The head of the national cancer control programme played down concerns about cancer patient Vicky Phelan’s case, advising it was not a “patient safety” matter.
The advice was given to Health Minister Simon Harris just days before the dying mother went to the courts to seek redress over an inaccurate cervical cancer test.
The briefing note also seems to suggest that women were not automatically being told of smear test result changes.
In the appendix to the note for the minister, it said that all current and historical clinical cancer audits were communicated to treating clinicians in 2016. But it later states “more recently, women are informed” of this audit process. This would suggest women were not automatically told for some time.
The briefing document given to Mr Harris on April 16 warned that there may be “publicity around the case”. Despite this, there was no warning to other women affected who were diagnosed with cancer after an earlier false negative test.
The document has raised questions about what health officials knew about women or families who were not informed about earlier false negative cancer results, despite doctors knowing.
A key part of the department advice around Ms Phelan’s case to the minister said that “the national screening service and Jerome Coffey, head of the national cancer control programme, have advised the department in writing that they do not consider this to be a patient safety incident but rather a reflection of the known limitations of the current screening test”.
The note also spoke of pre-trial discussions and consideration by the state claims agency.
It advised the minister “that publicity around the case and/or settlement is likely”.
The document also advised that women who had their cases audited were being informed and had the right to request information. According to the document, the current CervicalCheck testing method “produces a not insignificant number of false negative results” — saying the “known limitation” is one of the reasons why women are screened regularly.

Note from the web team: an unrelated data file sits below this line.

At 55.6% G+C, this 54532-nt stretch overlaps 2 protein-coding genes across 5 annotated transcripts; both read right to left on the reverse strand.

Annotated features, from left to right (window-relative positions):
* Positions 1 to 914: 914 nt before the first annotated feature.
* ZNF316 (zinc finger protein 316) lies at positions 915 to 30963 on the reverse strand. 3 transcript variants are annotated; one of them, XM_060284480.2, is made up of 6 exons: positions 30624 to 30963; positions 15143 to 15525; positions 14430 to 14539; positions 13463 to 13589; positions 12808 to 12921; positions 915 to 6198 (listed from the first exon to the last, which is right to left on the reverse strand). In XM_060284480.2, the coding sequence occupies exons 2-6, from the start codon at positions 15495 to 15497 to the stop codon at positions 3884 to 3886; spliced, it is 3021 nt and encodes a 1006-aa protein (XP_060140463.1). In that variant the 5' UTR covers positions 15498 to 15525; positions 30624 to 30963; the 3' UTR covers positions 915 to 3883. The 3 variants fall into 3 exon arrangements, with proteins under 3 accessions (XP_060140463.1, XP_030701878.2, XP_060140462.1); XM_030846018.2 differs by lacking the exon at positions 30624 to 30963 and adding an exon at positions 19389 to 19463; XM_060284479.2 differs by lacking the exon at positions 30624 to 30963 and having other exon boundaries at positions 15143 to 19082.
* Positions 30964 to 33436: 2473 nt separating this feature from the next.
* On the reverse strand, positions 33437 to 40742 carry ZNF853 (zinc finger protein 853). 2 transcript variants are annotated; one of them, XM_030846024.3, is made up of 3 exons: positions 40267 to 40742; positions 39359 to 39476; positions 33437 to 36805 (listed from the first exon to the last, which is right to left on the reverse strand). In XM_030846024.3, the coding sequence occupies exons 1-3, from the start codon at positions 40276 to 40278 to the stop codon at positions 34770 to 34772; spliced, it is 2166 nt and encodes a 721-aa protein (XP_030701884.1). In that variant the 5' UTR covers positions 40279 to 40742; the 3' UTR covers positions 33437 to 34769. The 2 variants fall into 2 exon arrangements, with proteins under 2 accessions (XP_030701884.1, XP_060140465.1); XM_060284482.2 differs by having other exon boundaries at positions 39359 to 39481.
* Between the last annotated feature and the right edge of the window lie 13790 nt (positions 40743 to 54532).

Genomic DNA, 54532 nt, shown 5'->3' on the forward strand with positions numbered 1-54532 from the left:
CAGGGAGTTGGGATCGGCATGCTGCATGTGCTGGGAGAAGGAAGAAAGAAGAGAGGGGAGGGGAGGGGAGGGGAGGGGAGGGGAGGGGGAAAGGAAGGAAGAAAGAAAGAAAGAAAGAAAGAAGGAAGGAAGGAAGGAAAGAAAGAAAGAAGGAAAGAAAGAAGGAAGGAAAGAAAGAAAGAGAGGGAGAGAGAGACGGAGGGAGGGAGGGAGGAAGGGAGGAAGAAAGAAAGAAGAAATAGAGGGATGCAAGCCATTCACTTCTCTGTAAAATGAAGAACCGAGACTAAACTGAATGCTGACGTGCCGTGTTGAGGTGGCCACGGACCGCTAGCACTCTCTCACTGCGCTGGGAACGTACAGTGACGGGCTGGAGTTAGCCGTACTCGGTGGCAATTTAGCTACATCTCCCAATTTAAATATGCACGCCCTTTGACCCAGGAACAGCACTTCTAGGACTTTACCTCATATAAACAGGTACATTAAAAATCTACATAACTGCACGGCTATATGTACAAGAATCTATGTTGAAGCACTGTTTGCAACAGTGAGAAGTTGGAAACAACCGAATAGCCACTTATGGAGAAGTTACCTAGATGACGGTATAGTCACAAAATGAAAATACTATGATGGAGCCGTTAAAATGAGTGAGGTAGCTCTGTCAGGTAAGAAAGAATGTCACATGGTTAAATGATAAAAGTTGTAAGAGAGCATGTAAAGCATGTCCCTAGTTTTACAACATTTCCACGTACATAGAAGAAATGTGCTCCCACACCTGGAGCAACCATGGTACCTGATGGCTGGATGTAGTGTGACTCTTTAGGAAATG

Mr Harris was also advised of the timeline whereby women were being informed of the test reviews and any changes.
It says that CervicalCheck carried out a review of Ms Phelan’s case in 2014. Then, the note says, outcomes of audits were used for training purposes.
By 2015, the HSE said that audits of women’s smear tests should be passed onto treating doctors. But doctors did not get these audits until 2016, the document says.
The memo also advised that no quality issues had arisen in relation to the US lab testing smears and that all the labs have to meet quality assurance standards. It told the minister that the case against the HSE was likely to be dropped but that Ms Phelan was also taking action against a US laboratory.
The document was given to the minister three days before Ms Phelan’s court case.
The note also said that the department and HSE were in discussion around a press statement for the minister.
Responding to the released document, Fianna Fáil leader Micheál Martin said he was surprised Mr Harris had not known about Ms Phelan’s case and others before the briefing note of April 16.
The claim that Ms Phelan’s case was not a “patient safety” matter was “worrying” added Mr Martin.
Mr Martin now wants to know what talks the department and HSE had on the case and the wider issue of women being told or not of results being reviewed.
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